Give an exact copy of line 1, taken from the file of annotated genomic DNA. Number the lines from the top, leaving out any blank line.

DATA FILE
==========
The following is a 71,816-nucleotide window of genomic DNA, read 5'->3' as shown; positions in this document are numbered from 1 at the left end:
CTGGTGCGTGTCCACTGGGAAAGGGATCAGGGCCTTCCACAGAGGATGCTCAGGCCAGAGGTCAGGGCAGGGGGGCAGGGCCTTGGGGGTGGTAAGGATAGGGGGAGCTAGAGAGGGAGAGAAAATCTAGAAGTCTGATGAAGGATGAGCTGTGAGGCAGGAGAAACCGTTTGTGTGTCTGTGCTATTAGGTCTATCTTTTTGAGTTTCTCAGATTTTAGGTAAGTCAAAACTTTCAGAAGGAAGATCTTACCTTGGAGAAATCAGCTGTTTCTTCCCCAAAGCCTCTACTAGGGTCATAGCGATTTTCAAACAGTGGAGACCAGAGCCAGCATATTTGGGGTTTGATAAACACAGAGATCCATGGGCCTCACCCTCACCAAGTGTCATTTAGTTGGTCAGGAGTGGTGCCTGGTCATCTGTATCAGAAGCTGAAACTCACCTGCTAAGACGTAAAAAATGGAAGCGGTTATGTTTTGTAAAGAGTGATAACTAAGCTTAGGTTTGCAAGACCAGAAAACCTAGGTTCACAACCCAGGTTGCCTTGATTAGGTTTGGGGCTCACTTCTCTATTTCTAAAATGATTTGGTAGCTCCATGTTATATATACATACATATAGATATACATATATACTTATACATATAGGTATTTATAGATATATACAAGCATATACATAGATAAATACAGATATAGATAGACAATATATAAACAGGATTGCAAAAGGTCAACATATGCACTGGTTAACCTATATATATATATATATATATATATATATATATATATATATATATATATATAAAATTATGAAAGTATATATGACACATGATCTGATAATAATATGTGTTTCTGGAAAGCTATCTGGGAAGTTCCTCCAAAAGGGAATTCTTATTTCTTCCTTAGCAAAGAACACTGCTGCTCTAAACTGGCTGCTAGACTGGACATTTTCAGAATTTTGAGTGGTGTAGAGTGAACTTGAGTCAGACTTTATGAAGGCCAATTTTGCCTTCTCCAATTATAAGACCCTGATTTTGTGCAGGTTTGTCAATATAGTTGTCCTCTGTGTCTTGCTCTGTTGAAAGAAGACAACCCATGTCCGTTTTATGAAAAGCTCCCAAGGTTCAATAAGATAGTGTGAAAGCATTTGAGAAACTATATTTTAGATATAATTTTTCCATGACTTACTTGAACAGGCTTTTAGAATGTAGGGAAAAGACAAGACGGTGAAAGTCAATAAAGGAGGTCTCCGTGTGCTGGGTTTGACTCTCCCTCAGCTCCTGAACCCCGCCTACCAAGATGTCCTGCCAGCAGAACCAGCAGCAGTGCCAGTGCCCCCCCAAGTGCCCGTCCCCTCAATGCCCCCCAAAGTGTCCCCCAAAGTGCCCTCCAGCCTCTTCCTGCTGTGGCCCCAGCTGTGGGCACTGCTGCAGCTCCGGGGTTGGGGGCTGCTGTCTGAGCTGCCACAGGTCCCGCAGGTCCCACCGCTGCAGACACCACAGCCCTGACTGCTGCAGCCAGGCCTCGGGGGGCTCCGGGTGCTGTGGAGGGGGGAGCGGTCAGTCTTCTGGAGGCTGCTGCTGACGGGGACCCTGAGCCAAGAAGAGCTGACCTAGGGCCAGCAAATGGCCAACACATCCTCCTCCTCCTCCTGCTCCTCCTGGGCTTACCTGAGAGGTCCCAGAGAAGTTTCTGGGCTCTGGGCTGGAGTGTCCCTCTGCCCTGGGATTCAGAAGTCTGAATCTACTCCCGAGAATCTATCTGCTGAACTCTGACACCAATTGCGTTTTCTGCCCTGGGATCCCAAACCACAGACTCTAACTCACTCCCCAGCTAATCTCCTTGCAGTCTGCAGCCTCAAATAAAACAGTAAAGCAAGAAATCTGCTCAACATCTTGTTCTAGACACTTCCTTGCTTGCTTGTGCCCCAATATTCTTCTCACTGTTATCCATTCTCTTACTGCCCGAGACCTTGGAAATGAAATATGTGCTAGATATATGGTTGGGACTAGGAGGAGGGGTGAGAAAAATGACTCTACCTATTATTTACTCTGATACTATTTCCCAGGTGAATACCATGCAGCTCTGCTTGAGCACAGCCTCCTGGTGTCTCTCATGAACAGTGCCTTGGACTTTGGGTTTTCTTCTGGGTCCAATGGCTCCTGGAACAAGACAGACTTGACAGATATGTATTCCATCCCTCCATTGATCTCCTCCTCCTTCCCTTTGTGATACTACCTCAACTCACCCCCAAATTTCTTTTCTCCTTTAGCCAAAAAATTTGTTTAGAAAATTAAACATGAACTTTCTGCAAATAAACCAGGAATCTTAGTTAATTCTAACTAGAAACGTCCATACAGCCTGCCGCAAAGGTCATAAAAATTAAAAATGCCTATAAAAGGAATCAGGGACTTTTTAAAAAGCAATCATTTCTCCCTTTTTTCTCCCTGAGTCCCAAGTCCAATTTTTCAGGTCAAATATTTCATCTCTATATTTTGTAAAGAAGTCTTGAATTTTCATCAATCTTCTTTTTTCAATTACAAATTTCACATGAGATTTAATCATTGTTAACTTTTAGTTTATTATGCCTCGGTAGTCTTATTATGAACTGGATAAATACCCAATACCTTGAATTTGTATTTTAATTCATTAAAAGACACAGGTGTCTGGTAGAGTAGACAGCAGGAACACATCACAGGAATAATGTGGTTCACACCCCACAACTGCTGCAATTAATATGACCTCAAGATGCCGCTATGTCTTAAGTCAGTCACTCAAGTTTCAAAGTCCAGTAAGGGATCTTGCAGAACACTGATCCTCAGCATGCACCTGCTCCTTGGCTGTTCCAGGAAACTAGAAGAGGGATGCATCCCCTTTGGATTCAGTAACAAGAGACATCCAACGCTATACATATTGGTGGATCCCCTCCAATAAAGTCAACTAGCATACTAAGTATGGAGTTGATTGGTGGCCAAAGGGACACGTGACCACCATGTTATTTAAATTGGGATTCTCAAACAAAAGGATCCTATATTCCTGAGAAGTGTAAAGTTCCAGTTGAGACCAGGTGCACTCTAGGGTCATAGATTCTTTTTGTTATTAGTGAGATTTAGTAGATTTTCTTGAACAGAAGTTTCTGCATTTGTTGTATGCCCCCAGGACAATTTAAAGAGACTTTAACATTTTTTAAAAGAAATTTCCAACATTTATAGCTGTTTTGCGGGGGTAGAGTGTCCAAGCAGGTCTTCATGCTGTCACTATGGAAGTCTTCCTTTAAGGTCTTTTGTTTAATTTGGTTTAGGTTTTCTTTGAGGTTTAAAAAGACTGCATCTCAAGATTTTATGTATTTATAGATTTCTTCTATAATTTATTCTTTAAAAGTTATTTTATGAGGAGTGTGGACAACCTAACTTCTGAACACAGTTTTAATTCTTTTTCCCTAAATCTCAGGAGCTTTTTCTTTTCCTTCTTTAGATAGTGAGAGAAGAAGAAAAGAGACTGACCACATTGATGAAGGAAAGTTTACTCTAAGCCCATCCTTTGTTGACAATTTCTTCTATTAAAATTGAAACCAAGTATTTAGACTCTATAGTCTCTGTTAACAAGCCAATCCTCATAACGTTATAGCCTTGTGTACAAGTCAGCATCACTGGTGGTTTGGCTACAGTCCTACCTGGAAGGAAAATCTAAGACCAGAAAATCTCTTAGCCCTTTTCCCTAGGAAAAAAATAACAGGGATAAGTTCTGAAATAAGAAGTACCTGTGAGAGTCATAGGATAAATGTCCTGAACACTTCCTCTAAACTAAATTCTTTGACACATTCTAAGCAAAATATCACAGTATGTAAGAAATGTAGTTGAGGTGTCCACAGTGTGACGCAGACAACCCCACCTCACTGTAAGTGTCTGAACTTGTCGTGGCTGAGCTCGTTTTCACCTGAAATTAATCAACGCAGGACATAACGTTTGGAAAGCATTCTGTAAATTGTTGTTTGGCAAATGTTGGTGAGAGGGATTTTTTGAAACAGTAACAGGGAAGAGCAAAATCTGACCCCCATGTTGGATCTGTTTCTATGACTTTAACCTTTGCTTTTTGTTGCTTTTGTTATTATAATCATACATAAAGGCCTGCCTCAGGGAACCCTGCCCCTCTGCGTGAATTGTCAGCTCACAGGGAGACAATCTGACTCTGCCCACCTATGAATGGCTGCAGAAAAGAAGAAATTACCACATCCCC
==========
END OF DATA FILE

The following is a 71,816-nucleotide window of genomic DNA, read 5'->3' as shown; positions in this document are numbered from 1 at the left end: